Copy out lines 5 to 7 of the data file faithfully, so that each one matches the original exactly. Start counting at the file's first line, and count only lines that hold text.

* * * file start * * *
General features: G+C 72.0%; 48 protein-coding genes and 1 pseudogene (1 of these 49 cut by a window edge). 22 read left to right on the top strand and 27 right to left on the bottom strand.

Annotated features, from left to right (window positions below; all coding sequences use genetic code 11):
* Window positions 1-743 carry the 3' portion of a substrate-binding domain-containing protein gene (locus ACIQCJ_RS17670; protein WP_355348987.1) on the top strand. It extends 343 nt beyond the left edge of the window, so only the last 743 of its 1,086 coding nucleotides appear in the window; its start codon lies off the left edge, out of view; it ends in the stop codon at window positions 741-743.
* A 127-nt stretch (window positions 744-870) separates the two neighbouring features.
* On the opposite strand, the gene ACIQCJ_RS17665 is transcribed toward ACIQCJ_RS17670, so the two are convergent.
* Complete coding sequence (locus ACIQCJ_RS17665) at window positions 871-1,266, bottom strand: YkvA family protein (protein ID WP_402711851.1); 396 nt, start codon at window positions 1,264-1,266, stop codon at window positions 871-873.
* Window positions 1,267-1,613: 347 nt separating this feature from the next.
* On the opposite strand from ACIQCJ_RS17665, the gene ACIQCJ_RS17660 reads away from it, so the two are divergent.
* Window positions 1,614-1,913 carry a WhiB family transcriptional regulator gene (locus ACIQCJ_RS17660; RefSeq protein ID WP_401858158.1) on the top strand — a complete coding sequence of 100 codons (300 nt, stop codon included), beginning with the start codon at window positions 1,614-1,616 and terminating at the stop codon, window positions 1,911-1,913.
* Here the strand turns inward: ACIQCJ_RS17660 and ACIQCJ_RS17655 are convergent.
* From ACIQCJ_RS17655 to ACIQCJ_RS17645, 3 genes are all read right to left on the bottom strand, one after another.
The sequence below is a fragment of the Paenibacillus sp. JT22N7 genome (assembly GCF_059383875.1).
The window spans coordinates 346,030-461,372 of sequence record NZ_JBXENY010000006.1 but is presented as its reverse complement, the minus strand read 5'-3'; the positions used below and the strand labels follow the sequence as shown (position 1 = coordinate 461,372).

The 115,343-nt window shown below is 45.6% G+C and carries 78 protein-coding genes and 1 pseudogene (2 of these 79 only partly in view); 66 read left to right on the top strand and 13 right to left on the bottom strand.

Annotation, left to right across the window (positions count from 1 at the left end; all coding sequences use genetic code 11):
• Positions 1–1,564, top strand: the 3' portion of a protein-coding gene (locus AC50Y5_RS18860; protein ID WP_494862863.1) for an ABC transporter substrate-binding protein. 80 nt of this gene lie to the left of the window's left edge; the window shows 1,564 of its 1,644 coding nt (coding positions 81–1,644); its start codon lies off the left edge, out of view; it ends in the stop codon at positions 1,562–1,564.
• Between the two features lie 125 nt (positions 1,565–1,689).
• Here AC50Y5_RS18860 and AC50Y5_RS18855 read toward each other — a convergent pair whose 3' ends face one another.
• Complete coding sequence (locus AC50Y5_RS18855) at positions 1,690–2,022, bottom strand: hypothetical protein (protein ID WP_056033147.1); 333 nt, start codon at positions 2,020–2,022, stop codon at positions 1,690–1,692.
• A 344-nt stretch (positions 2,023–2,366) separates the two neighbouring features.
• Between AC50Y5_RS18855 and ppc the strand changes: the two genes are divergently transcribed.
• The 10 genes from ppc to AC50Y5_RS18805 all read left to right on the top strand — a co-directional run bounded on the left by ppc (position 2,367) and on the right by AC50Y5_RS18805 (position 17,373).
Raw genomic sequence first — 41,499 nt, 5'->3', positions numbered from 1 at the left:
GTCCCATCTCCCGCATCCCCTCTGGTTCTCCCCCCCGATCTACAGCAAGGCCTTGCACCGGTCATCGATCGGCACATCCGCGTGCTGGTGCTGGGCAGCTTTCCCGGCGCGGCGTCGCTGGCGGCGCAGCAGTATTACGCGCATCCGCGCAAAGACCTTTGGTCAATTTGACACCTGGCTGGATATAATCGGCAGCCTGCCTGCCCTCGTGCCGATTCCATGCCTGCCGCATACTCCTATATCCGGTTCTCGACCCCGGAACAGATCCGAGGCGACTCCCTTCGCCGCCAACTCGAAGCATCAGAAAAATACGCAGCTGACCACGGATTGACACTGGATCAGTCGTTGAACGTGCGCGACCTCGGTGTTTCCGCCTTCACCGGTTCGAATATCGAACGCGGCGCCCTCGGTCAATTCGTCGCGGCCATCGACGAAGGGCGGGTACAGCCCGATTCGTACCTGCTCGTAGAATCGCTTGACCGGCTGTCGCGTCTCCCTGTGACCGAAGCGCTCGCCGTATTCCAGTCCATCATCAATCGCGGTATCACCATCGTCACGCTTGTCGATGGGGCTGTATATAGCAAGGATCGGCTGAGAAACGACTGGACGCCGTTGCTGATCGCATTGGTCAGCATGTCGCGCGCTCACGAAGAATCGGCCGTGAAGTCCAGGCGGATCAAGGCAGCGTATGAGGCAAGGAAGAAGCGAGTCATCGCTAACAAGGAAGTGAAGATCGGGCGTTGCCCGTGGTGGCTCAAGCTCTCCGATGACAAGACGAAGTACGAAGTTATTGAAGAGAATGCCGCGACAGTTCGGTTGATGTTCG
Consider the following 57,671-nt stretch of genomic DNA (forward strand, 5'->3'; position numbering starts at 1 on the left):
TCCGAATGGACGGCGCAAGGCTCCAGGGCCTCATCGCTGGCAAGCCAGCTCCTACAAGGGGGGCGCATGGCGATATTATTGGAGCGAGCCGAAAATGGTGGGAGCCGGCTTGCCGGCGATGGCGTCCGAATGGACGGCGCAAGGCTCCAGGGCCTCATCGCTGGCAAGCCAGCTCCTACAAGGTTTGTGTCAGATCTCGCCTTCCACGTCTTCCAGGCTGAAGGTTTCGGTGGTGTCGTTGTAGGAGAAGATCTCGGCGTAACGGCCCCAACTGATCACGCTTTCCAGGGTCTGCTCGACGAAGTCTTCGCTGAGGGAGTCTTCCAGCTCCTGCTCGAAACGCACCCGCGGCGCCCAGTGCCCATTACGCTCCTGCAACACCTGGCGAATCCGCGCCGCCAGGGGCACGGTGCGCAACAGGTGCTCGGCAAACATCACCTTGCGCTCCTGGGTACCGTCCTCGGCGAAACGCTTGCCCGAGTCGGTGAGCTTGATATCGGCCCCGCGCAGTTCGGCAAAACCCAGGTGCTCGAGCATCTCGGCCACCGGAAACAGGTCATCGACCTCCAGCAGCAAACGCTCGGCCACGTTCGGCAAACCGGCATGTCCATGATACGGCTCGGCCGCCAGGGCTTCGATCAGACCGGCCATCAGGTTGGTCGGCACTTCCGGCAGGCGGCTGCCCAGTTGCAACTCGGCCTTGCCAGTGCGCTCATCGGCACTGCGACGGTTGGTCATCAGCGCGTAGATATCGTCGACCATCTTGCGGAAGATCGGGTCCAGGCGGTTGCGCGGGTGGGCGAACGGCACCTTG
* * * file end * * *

* On the opposite strand, the gene ACIQCJ_RS17665 is transcribed toward ACIQCJ_RS17670, so the two are convergent.
* Complete coding sequence (locus ACIQCJ_RS17665) at window positions 871-1,266, bottom strand: YkvA family protein (protein ID WP_402711851.1); 396 nt, start codon at window positions 1,264-1,266, stop codon at window positions 871-873.
* Window positions 1,267-1,613: 347 nt separating this feature from the next.